Thought Police

One of the more disturbing facets of our brave new Britain is the extent to which the state seeks to micromanage our private behaviour within increasingly narrowly-defined, self-righteous and humourless guidelines. If you’re a drinker, a smoker, overweight, a keen outdoor photographer or just a slightly anxious air traveller trying to leaven the mood in the search area, you’ll know what I mean.

In recent years, this has become a growing trend in schools with the ‘food police’ inspecting lunchboxes, restrictions on fast-food outlets in close proximity to schools, propagandising climate alarmism and even the encouragement of young children to nag parents on matters such as recycling. Today, we have another piece of state-sanctioned interference in our childrens’ natural development.

At school, I had a French teacher who rejoiced in the name of Miss Topliss. She was young, beautiful and, somewhat ironically, was in possession of what most would describe as a magnificent chest. Of this, she appeared to be justifiably proud: she certainly spent an inordinate amount of time looking down at her breasts and brushing off real or imagined detritus. Naturally, as pubescent boys, she fascinated us, particularly when she turned out in her regulation tennis whites for the end-of-year staff/pupil sports day. She was well aware – and thoroughly amused by – the disquieting effect she had when she leaned over us to check our conjugations (snigger).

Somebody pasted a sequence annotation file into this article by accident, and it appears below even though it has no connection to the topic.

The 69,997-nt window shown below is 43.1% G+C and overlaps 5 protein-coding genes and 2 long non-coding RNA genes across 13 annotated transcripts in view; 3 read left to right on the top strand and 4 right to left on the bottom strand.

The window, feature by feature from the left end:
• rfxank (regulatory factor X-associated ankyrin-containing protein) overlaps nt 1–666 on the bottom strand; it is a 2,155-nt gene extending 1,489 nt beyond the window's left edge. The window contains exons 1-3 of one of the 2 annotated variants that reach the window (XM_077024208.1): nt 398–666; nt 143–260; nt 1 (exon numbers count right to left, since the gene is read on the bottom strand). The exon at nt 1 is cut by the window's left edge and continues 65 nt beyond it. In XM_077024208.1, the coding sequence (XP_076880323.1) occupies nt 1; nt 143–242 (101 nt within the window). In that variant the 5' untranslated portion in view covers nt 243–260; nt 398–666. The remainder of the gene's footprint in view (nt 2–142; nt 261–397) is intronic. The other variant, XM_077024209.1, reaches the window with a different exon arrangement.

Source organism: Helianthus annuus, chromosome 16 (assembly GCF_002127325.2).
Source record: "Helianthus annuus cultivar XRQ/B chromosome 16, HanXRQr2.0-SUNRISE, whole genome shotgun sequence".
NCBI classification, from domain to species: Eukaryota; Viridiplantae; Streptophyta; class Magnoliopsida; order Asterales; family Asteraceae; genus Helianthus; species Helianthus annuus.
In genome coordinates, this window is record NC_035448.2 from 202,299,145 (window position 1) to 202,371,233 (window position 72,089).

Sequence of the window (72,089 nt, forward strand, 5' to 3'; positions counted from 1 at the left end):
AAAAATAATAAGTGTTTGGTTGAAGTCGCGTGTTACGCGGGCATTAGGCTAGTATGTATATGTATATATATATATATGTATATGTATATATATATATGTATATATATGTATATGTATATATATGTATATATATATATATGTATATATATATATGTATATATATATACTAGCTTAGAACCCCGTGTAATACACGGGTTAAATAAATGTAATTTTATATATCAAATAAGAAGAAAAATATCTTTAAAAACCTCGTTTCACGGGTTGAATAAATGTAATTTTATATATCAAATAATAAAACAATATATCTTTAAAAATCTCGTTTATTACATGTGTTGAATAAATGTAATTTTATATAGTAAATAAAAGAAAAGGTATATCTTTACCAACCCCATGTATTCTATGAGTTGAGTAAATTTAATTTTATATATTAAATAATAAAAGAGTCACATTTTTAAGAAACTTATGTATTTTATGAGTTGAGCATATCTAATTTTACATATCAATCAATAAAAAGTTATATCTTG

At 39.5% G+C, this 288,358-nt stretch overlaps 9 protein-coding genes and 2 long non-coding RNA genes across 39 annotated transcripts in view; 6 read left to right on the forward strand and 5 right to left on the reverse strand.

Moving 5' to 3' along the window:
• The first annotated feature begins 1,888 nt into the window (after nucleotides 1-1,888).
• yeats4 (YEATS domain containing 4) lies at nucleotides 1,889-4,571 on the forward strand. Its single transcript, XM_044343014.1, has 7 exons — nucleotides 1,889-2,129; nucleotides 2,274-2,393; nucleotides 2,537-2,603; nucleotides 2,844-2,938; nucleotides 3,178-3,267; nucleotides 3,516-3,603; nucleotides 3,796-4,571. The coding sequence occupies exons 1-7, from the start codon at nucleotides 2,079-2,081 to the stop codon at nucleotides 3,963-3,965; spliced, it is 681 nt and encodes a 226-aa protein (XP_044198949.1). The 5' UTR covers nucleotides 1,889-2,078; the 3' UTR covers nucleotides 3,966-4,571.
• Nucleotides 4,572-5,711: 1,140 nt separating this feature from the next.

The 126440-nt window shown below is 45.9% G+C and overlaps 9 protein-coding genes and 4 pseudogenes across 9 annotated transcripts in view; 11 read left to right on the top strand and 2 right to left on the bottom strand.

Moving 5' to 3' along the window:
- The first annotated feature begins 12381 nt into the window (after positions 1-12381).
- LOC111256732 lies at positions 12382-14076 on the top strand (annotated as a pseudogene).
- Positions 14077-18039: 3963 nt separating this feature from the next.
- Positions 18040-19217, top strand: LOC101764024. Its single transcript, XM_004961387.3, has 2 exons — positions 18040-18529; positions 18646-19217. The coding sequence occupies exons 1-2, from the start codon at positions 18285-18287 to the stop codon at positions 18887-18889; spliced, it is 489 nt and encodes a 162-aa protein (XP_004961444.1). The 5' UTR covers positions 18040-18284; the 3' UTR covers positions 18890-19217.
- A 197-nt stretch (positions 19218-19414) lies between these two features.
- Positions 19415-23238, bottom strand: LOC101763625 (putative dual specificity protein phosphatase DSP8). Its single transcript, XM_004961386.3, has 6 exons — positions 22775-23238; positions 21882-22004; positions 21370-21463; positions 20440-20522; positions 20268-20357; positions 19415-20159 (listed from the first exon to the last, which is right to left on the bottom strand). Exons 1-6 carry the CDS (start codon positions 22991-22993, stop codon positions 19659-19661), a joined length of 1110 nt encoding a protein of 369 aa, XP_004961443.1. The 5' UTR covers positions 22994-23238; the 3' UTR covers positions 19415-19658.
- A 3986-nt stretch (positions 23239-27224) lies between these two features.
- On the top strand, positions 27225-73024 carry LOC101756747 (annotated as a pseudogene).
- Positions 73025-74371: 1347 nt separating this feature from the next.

Inevitably, she was the subject of a great deal of smutty discussion and the more worldly-wise amongst us awarded her a variety of (in)appropriate nicknames none of which would have been particularly Wildean in their wit or originality. Like all the other teachers, she got to know what her nicknames were and like most of the teachers, she played the game and claimed to derive amusement from them. I suspect that she was more bemused: I certainly was.

Today, we hear that 4 police officers spent 90 minutes giving ‘restorative justice‘ (spend a few moments savouring that fine piece of justice-debasing, tautological Newspeak) to five 13-year-old lads for privately describing the school’s liaison WPC (who was elsewhere) as ‘PC Nipples’. That’s 6 man person hours of taxpayer-funded time – from the very same service that regularly pleads a lack of resources – to lecture five lads in possession of raging hormones over a nickname they used in private… And when did ‘nipples’ become a perjorative, sexist term? We do all have them don’t we (please tell me that it’s not just me)?

By contrast, at a different school not so far, far away, a 57 year-old assistant described a 5 year-old girl as a ‘f****** t***’ in a message which she inadvertently left on the child’s mother’s answerphone. The head teacher declined to apply any ‘restorative justice’ and suggested that the parents needed to ‘move on’. Compare and contrast.

The thought police move in mysterious, contradictory and increasingly intrusive ways. Thank goodness Miss Topliss had the confidence and self-assurance not to need them.

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2 Responses to Thought Police

  1. Pingback: The death of journalism | Adventures in Time Travel

  2. Pingback: A thrilling tale of derring-do.. | Adventures in Time Travel

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